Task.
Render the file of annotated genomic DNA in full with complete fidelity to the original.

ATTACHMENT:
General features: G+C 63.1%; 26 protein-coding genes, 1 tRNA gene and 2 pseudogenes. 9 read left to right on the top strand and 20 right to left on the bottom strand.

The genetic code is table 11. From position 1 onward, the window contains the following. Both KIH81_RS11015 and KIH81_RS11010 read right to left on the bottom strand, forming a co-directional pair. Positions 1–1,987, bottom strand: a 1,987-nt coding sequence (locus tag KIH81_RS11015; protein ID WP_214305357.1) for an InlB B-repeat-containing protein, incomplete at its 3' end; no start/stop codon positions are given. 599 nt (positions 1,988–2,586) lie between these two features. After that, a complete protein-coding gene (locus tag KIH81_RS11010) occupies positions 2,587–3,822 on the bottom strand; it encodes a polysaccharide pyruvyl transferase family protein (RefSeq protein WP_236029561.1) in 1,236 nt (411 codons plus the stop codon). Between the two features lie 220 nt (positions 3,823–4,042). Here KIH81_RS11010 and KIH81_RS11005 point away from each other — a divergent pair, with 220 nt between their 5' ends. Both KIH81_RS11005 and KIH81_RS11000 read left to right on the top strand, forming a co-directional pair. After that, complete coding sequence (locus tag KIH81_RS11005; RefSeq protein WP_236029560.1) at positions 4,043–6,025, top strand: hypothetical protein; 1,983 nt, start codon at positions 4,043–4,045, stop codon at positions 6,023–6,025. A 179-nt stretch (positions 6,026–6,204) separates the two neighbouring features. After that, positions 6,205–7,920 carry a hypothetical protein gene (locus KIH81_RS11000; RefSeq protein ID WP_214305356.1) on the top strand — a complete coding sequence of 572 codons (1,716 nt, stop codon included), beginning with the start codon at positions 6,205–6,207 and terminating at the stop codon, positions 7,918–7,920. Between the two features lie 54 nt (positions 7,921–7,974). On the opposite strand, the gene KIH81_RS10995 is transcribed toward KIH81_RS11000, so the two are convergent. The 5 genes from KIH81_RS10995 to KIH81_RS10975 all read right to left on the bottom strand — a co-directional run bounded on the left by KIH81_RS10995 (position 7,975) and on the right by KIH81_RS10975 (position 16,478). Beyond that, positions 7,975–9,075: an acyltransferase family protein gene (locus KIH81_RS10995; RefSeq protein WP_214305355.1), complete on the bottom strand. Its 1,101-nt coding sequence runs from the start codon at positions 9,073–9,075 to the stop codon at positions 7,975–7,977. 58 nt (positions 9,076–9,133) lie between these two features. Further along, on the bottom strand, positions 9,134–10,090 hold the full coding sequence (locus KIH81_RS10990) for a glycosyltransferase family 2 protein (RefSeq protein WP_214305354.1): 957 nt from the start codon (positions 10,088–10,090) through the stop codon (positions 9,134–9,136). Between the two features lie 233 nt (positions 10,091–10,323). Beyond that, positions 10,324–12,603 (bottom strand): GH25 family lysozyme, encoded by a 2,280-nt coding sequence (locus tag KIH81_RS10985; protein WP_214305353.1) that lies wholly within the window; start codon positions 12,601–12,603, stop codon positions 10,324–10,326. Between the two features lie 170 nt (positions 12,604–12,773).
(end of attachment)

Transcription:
General features: G+C 63.1%; 26 protein-coding genes, 1 tRNA gene and 2 pseudogenes. 9 read left to right on the top strand and 20 right to left on the bottom strand.

The genetic code is table 11. From position 1 onward, the window contains the following. Both KIH81_RS11015 and KIH81_RS11010 read right to left on the bottom strand, forming a co-directional pair. Positions 1–1,987, bottom strand: a 1,987-nt coding sequence (locus tag KIH81_RS11015; protein ID WP_214305357.1) for an InlB B-repeat-containing protein, incomplete at its 3' end; no start/stop codon positions are given. 599 nt (positions 1,988–2,586) lie between these two features. After that, a complete protein-coding gene (locus tag KIH81_RS11010) occupies positions 2,587–3,822 on the bottom strand; it encodes a polysaccharide pyruvyl transferase family protein (RefSeq protein WP_236029561.1) in 1,236 nt (411 codons plus the stop codon). Between the two features lie 220 nt (positions 3,823–4,042). Here KIH81_RS11010 and KIH81_RS11005 point away from each other — a divergent pair, with 220 nt between their 5' ends. Both KIH81_RS11005 and KIH81_RS11000 read left to right on the top strand, forming a co-directional pair. After that, complete coding sequence (locus tag KIH81_RS11005; RefSeq protein WP_236029560.1) at positions 4,043–6,025, top strand: hypothetical protein; 1,983 nt, start codon at positions 4,043–4,045, stop codon at positions 6,023–6,025. A 179-nt stretch (positions 6,026–6,204) separates the two neighbouring features. After that, positions 6,205–7,920 carry a hypothetical protein gene (locus KIH81_RS11000; RefSeq protein ID WP_214305356.1) on the top strand — a complete coding sequence of 572 codons (1,716 nt, stop codon included), beginning with the start codon at positions 6,205–6,207 and terminating at the stop codon, positions 7,918–7,920. Between the two features lie 54 nt (positions 7,921–7,974). On the opposite strand, the gene KIH81_RS10995 is transcribed toward KIH81_RS11000, so the two are convergent. The 5 genes from KIH81_RS10995 to KIH81_RS10975 all read right to left on the bottom strand — a co-directional run bounded on the left by KIH81_RS10995 (position 7,975) and on the right by KIH81_RS10975 (position 16,478). Beyond that, positions 7,975–9,075: an acyltransferase family protein gene (locus KIH81_RS10995; RefSeq protein WP_214305355.1), complete on the bottom strand. Its 1,101-nt coding sequence runs from the start codon at positions 9,073–9,075 to the stop codon at positions 7,975–7,977. 58 nt (positions 9,076–9,133) lie between these two features. Further along, on the bottom strand, positions 9,134–10,090 hold the full coding sequence (locus KIH81_RS10990) for a glycosyltransferase family 2 protein (RefSeq protein WP_214305354.1): 957 nt from the start codon (positions 10,088–10,090) through the stop codon (positions 9,134–9,136). Between the two features lie 233 nt (positions 10,091–10,323). Beyond that, positions 10,324–12,603 (bottom strand): GH25 family lysozyme, encoded by a 2,280-nt coding sequence (locus tag KIH81_RS10985; protein WP_214305353.1) that lies wholly within the window; start codon positions 12,601–12,603, stop codon positions 10,324–10,326. Between the two features lie 170 nt (positions 12,604–12,773).